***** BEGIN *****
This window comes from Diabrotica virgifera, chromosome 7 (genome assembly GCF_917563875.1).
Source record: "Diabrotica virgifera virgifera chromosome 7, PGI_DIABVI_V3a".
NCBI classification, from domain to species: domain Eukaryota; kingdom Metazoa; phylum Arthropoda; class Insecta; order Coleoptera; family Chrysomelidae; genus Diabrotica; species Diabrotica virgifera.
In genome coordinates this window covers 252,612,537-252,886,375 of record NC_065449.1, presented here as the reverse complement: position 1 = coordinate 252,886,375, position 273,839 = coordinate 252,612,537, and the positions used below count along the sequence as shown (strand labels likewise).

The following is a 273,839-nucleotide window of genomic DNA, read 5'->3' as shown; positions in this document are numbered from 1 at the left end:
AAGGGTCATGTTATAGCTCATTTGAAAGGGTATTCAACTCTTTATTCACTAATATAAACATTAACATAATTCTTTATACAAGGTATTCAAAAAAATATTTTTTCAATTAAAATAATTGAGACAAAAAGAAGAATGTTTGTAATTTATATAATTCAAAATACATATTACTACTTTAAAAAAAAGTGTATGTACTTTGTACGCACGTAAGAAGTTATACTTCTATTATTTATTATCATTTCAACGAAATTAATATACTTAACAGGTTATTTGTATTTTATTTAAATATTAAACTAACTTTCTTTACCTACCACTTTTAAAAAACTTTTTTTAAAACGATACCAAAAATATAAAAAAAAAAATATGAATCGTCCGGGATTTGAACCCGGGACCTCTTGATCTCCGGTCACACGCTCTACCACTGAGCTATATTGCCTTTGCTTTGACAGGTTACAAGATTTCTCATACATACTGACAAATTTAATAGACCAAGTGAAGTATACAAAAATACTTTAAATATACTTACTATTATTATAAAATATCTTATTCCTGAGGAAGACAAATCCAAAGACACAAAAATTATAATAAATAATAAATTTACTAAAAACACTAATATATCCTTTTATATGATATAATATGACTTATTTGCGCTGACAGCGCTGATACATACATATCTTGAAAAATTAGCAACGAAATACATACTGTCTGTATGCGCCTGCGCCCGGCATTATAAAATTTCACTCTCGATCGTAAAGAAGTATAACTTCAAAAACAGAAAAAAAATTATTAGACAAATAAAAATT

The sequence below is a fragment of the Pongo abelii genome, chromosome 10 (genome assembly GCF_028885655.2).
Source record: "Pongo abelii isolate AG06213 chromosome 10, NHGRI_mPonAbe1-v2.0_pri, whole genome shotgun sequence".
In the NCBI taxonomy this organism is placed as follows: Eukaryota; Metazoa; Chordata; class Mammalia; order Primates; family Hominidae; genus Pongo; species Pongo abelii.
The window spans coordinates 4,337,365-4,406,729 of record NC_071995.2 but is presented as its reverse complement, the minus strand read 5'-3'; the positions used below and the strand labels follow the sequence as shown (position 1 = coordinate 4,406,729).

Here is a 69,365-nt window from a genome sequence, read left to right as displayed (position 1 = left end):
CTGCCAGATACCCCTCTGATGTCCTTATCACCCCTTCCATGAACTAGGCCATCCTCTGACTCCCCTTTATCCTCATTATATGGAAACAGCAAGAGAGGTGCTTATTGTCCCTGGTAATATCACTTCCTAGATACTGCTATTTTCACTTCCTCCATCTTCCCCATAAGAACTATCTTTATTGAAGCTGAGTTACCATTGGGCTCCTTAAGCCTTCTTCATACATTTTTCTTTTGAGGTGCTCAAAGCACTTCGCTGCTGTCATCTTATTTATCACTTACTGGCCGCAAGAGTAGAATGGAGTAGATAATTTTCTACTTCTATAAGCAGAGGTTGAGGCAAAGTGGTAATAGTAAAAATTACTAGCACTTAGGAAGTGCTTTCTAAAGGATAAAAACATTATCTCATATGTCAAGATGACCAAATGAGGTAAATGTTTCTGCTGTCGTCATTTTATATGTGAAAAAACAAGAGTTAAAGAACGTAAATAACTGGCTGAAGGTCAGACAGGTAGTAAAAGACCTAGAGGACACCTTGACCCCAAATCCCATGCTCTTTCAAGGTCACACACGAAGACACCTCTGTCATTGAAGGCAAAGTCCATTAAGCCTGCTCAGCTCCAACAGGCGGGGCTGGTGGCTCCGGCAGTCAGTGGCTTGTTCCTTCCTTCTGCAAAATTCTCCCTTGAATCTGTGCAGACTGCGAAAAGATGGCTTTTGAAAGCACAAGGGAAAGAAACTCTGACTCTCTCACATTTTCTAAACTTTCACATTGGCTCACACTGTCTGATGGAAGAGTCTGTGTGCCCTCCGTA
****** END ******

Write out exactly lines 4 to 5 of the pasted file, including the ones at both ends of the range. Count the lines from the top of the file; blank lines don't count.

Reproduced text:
In genome coordinates this window covers 252,612,537-252,886,375 of record NC_065449.1, presented here as the reverse complement: position 1 = coordinate 252,886,375, position 273,839 = coordinate 252,612,537, and the positions used below count along the sequence as shown (strand labels likewise).

The following is a 273,839-nucleotide window of genomic DNA, read 5'->3' as shown; positions in this document are numbered from 1 at the left end: